Bush Backs Monday Deadline For Seniors

In Florida, President Bush told seniors that deadlines
In Florida, President Bush told seniors that deadlines "help people understand there's finality, and people need to get after it, you know?" (By Chris O'meara -- Associated Press)
By Shailagh Murray and Michael A. Fletcher
Washington Post Staff Writers
Wednesday, May 10, 2006

President Bush insisted yesterday that the May 15 deadline for picking a Medicare prescription drug plan will stand, even as key Republican lawmakers suggested they may take action retroactively to protect people who miss the Monday cutoff.

Speaking yesterday at a retirement community in Sun City Center, Fla., Bush urged eligible seniors to act quickly. "Deadlines are important," he said. "Deadlines help people understand there's finality, and people need to get after it, you know?"

Republicans on Capitol Hill said that while they hope as many people as possible sign up before the deadline, they are willing to revisit certain coverage terms.

"There are all kinds of resources to help people make a good decision," said Senate Finance Committee Chairman Charles E. Grassley (R-Iowa), whose panel has jurisdiction over the drug program. "I don't want to discourage anyone from taking action by the May 15 deadline, so I'll consider what might be done to help those who miss the deadline after next Monday."

Republican aides said Congress could well end up waiving the monthly penalty for seniors who are not currently covered by a comparable private or state-run drug plan. One scenario under consideration would give seniors until the end of the year to choose a plan, before the extra fee takes effect.

With the deadline looming, about 5.7 million of the 42 million seniors and disabled people eligible for the drug program have not signed up. Government officials and outside advocates say the response has been lowest among those who stand to reap the greatest benefit from the program: the one-third of senior citizens who are low-income.

Families USA, an advocacy group, estimates that fewer than one in four low-income senior citizens have enrolled, despite an expensive government outreach to educate people.

"Contrary to promises by the president and congressional leaders, low-income seniors are not receiving help to make their medicines affordable," said Ron Pollack, executive director of Families USA. "These are the very people who need help the most, yet the administration's promises to them are much more rhetorical than real."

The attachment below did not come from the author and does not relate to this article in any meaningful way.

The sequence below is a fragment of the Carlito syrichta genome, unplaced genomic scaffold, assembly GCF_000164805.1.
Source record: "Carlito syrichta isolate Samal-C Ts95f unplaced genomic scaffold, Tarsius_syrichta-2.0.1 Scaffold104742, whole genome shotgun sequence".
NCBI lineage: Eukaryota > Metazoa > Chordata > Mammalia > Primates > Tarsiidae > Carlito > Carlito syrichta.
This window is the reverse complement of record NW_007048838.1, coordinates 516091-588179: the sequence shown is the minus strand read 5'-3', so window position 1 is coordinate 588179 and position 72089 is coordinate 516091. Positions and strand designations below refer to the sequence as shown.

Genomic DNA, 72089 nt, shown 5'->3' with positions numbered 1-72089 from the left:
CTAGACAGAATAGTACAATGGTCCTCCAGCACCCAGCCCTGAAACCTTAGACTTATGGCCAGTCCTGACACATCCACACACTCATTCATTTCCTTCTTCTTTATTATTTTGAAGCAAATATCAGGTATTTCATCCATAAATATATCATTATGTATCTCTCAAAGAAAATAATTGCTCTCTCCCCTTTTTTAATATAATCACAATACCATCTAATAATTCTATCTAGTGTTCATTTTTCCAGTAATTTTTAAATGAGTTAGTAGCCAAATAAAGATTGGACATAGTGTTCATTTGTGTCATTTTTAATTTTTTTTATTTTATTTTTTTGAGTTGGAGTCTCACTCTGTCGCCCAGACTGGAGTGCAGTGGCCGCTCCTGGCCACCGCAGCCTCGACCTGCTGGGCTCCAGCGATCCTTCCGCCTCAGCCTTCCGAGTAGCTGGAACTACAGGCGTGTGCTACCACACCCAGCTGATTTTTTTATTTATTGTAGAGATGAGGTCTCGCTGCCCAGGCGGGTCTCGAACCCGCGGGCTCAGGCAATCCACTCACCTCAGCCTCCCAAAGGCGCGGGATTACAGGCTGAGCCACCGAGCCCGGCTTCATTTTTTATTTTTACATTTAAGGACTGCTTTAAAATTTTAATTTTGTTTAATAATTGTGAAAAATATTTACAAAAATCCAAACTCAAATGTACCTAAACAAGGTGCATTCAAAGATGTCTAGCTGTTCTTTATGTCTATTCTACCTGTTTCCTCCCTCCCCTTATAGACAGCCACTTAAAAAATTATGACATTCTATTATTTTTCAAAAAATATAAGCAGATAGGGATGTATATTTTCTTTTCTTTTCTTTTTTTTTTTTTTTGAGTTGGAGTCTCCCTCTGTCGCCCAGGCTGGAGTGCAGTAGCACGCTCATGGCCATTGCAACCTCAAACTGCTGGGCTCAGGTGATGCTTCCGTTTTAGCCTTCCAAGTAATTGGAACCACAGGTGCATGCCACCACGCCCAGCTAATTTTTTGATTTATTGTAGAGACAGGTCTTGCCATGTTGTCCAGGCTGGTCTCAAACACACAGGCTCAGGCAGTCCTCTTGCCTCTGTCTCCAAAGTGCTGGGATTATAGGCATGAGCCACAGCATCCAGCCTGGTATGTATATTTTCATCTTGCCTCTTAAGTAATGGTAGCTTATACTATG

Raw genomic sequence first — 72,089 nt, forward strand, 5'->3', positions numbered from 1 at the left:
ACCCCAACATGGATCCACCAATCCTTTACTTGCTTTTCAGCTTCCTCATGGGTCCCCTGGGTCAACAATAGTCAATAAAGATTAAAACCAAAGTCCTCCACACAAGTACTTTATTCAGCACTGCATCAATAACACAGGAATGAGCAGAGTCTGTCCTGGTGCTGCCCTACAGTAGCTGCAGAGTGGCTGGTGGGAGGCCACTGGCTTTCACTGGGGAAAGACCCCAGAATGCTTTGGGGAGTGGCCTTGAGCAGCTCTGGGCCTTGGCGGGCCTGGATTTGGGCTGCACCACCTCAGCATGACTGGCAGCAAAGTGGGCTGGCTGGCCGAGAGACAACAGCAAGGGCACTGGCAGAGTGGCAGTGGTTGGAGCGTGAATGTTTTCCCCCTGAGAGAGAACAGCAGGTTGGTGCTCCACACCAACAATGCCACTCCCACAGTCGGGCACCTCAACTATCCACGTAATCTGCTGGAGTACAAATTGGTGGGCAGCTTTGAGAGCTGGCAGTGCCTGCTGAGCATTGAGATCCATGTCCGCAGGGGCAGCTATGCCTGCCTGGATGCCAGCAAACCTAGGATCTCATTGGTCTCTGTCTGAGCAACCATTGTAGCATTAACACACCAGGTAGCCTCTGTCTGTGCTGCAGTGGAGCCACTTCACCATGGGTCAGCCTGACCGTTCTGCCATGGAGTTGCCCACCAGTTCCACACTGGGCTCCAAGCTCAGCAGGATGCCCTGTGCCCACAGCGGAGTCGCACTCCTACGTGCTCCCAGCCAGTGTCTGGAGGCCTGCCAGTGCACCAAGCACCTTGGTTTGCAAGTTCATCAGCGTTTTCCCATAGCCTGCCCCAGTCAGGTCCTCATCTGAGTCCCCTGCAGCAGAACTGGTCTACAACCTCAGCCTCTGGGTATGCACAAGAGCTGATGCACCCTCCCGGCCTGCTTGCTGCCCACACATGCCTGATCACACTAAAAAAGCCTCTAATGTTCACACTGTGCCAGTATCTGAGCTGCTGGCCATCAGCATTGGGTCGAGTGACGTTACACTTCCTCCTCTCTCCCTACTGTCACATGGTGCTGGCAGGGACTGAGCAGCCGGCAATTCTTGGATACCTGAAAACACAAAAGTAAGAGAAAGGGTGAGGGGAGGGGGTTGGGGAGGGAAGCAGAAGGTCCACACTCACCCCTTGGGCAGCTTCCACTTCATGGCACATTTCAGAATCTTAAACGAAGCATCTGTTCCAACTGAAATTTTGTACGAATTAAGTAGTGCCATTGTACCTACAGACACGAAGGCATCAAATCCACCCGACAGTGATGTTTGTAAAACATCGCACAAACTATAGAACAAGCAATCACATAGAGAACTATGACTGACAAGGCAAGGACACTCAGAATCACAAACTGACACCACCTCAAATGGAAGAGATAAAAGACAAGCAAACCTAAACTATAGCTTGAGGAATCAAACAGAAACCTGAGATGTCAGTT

The administration announced yesterday that it would waive the deadline for low-income seniors, who account for about half of the 5.7 million eligible seniors who have yet to enroll in any drug plan.

Julie Goon, director of Medicare outreach for the Department of Health and Human Services, told reporters that low-income seniors face a two-step process, having to first apply for a subsidy through Social Security, making the registration process more laborious. Also, the penalty that low-income seniors face would be so minimal, "it would cost more to collect it than it would be to actually have the value of that penalty collected," Goon said.

The penalty equals 1 percent of the national average premium for each month an eligible beneficiary goes without drug insurance. Currently, the average premium nationwide is $32.50 per month, which translates into a penalty of 33 cents a month. Under current law, seniors who decide to sign up in December 2006 -- or seven months late -- would pay $2.31 per month on top of the monthly premium for whatever plan they select. There is no cap on the number of months the penalty may be assessed.

For months, Democrats have sought to push back the enrollment date to allow seniors more time to sort through the different insurance packages being offered. In some regions, that number can top 40 plans, all with different premiums, co-payments, coverage gaps, preferred drugs and so on.

Wary of the potentially grave fiscal and political consequences if the program flops, the administration and Republican lawmakers have worked aggressively since last fall to get seniors covered. GOP House members in particular have held countless registration workshops in conjunction with local elderly service providers and federal Medicare experts.

Over the weekend, Health and Human Services Secretary Mike Leavitt visited several African American churches as part of "Sign Up Sunday," which featured enrollment assistance after services.

The administration also has enlisted Hispanic organizations to help with outreach. Senate Democratic Leader Harry M. Reid (Nev.) and House Democratic Leader Nancy Pelosi (Calif.) will join more than 200 seniors at an event today to call for an extension, and some Republicans also support a delay.

"People are confused," said Sen. Olympia J. Snowe (R-Maine).

Fletcher reported from Sun City Center, Fla.

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